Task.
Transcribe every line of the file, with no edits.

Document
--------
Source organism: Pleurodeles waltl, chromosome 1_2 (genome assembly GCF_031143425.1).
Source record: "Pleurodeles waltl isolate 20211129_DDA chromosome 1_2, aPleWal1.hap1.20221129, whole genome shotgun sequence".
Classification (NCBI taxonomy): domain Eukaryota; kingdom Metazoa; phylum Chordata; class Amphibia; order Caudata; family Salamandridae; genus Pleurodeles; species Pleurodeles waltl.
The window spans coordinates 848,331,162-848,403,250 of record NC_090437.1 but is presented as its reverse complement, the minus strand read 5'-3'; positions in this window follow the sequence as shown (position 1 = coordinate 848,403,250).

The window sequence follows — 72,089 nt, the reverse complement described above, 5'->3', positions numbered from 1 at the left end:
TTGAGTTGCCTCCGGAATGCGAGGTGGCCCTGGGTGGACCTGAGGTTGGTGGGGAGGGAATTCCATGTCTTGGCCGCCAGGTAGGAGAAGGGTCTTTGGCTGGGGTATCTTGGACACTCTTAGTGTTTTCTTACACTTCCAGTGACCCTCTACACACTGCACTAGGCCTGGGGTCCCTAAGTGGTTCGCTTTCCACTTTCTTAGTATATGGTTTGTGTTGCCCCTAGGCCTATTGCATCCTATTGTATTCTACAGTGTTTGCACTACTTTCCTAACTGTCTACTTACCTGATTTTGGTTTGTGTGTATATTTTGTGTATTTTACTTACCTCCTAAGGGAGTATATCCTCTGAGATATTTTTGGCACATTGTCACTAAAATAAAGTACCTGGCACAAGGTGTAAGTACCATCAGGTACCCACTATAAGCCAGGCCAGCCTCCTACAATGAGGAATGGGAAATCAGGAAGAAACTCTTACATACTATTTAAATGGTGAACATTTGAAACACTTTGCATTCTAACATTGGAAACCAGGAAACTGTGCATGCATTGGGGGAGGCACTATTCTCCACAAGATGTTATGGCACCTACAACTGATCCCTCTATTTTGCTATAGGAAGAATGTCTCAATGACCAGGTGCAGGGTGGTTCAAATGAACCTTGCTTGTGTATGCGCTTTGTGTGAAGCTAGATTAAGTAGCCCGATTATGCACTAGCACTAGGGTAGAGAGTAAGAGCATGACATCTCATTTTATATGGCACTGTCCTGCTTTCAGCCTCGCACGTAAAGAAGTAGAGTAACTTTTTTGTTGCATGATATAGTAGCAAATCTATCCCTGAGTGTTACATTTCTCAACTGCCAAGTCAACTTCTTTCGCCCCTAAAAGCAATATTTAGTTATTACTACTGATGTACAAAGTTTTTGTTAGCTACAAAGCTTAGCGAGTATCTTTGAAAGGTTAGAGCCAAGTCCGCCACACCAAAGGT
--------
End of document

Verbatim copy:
Source organism: Pleurodeles waltl, chromosome 1_2 (genome assembly GCF_031143425.1).
Source record: "Pleurodeles waltl isolate 20211129_DDA chromosome 1_2, aPleWal1.hap1.20221129, whole genome shotgun sequence".
Classification (NCBI taxonomy): domain Eukaryota; kingdom Metazoa; phylum Chordata; class Amphibia; order Caudata; family Salamandridae; genus Pleurodeles; species Pleurodeles waltl.
The window spans coordinates 848,331,162-848,403,250 of record NC_090437.1 but is presented as its reverse complement, the minus strand read 5'-3'; positions in this window follow the sequence as shown (position 1 = coordinate 848,403,250).

The window sequence follows — 72,089 nt, the reverse complement described above, 5'->3', positions numbered from 1 at the left end:
TTGAGTTGCCTCCGGAATGCGAGGTGGCCCTGGGTGGACCTGAGGTTGGTGGGGAGGGAATTCCATGTCTTGGCCGCCAGGTAGGAGAAGGGTCTTTGGCTGGGGTATCTTGGACACTCTTAGTGTTTTCTTACACTTCCAGTGACCCTCTACACACTGCACTAGGCCTGGGGTCCCTAAGTGGTTCGCTTTCCACTTTCTTAGTATATGGTTTGTGTTGCCCCTAGGCCTATTGCATCCTATTGTATTCTACAGTGTTTGCACTACTTTCCTAACTGTCTACTTACCTGATTTTGGTTTGTGTGTATATTTTGTGTATTTTACTTACCTCCTAAGGGAGTATATCCTCTGAGATATTTTTGGCACATTGTCACTAAAATAAAGTACCTGGCACAAGGTGTAAGTACCATCAGGTACCCACTATAAGCCAGGCCAGCCTCCTACAATGAGGAATGGGAAATCAGGAAGAAACTCTTACATACTATTTAAATGGTGAACATTTGAAACACTTTGCATTCTAACATTGGAAACCAGGAAACTGTGCATGCATTGGGGGAGGCACTATTCTCCACAAGATGTTATGGCACCTACAACTGATCCCTCTATTTTGCTATAGGAAGAATGTCTCAATGACCAGGTGCAGGGTGGTTCAAATGAACCTTGCTTGTGTATGCGCTTTGTGTGAAGCTAGATTAAGTAGCCCGATTATGCACTAGCACTAGGGTAGAGAGTAAGAGCATGACATCTCATTTTATATGGCACTGTCCTGCTTTCAGCCTCGCACGTAAAGAAGTAGAGTAACTTTTTTGTTGCATGATATAGTAGCAAATCTATCCCTGAGTGTTACATTTCTCAACTGCCAAGTCAACTTCTTTCGCCCCTAAAAGCAATATTTAGTTATTACTACTGATGTACAAAGTTTTTGTTAGCTACAAAGCTTAGCGAGTATCTTTGAAAGGTTAGAGCCAAGTCCGCCACACCAAAGGT